Partnership as an Art Form

What Works and What Doesn't in Nonprofit Arts Partnerships

Dr. Thomas E. Backer

November 2002, 72 pages. Human Interaction Research Institute, 5435 Balboa Boulevard, Suite 115, Encino, CA 91316, 818-386-9137,

Partnership as an Art Form: What Works and What Doesn't in Nonprofit Arts Partnerships should be required reading for funders who are encouraging their grantees to work more closely together in these difficult economic times.

The report delivers exactly what its title promises in a clear, concise easy-to-read format that provides a framework to use in evaluating funding requests for partnerships as well as in deciding when it is appropriate — and when it is not — to encourage those partnerships.

The report was prepared as a working paper for the John S. and James L. Knight Foundation and is divided into four sections: How to Think about Partnerships, Roster of Arts Partnerships, Lessons Learned about What Works and What Doesn't, and What Does this All Mean — for Arts Organizations, Communities, Funders, Evaluators and Researchers. Information and conclusions are based on a review of literature and research, an “environmental scan” of more than sixty existing partnerships, and interviews with “thought leaders.”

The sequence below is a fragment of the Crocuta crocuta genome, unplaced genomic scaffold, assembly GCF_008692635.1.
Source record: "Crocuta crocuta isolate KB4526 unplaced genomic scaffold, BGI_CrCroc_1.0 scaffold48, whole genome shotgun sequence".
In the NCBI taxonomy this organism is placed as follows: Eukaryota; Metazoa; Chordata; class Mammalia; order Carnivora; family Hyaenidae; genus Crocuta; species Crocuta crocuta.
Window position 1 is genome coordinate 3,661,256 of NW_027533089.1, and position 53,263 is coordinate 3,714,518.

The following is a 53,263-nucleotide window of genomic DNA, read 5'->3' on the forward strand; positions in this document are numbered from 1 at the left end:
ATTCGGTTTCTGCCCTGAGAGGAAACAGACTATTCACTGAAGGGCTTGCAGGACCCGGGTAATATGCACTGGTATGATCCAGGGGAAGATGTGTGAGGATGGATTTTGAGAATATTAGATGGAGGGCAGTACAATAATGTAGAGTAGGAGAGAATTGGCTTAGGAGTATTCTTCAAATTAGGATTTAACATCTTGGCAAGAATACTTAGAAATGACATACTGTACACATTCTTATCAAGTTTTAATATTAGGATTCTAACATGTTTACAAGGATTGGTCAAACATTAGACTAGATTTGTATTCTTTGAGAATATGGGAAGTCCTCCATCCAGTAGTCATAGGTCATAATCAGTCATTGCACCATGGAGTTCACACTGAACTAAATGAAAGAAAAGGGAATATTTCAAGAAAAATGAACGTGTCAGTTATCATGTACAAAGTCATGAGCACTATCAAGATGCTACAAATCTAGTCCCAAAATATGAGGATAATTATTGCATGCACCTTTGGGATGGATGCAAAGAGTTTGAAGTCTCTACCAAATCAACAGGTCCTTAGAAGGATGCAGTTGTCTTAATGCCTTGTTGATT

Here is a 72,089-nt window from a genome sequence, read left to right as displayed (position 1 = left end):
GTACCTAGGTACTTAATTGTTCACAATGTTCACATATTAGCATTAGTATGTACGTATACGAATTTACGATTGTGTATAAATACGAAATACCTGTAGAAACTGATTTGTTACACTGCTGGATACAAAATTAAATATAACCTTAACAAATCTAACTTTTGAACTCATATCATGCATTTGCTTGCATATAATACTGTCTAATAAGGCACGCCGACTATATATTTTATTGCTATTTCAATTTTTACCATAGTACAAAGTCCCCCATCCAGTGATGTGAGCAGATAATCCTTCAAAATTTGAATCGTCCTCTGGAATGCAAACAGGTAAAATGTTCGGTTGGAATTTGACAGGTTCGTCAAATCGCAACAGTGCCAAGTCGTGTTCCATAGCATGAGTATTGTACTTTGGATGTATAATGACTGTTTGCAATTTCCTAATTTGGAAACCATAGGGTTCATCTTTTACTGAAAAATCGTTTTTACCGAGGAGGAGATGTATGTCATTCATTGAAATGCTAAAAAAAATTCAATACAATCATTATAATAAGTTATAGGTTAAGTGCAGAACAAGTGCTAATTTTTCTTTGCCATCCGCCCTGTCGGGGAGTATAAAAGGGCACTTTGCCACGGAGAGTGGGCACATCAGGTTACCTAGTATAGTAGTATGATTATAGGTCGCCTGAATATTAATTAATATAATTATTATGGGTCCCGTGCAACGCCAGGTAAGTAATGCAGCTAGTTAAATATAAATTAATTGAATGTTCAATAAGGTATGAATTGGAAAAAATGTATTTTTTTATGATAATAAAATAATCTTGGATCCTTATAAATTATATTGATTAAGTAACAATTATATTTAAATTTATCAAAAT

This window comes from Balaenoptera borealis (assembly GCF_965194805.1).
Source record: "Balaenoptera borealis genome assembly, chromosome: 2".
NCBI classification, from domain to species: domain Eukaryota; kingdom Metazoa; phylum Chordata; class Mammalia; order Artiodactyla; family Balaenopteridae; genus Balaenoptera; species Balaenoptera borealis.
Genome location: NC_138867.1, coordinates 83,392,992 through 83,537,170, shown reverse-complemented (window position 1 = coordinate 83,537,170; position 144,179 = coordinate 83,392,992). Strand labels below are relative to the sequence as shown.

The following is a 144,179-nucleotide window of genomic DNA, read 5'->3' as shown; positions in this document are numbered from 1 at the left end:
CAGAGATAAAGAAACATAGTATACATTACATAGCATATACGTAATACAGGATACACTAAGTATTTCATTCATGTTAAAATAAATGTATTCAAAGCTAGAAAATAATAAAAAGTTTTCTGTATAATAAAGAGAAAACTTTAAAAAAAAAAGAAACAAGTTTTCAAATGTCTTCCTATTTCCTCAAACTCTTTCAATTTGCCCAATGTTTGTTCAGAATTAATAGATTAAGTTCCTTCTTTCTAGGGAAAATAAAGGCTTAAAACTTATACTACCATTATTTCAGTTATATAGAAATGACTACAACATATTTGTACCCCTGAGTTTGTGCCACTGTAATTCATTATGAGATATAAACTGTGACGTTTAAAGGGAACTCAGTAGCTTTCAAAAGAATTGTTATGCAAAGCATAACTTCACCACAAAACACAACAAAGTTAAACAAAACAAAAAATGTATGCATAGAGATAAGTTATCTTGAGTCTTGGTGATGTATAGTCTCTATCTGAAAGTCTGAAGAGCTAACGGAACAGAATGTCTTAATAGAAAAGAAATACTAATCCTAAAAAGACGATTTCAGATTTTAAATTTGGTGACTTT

The first section provides an overview of relevant research and publications and discusses the structure, characteristics, life cycle, and challenges of partnerships. The second provides brief summaries of several dozen partnerships across the country, organized under eleven major purposes or content themes. These categories range from facility development to arts marketing, the latter a particular interest of the Knight Foundation.

The “lessons learned” section is organized according to ten life cycle stages of partnership — beginning with deciding to partner and ending with promoting sustainability. The final section draws implications for arts organizations, communities, funders, and evaluators from the study's findings. A bibliography of resources is also provided.

Deena Epstein, The George Gund Foundation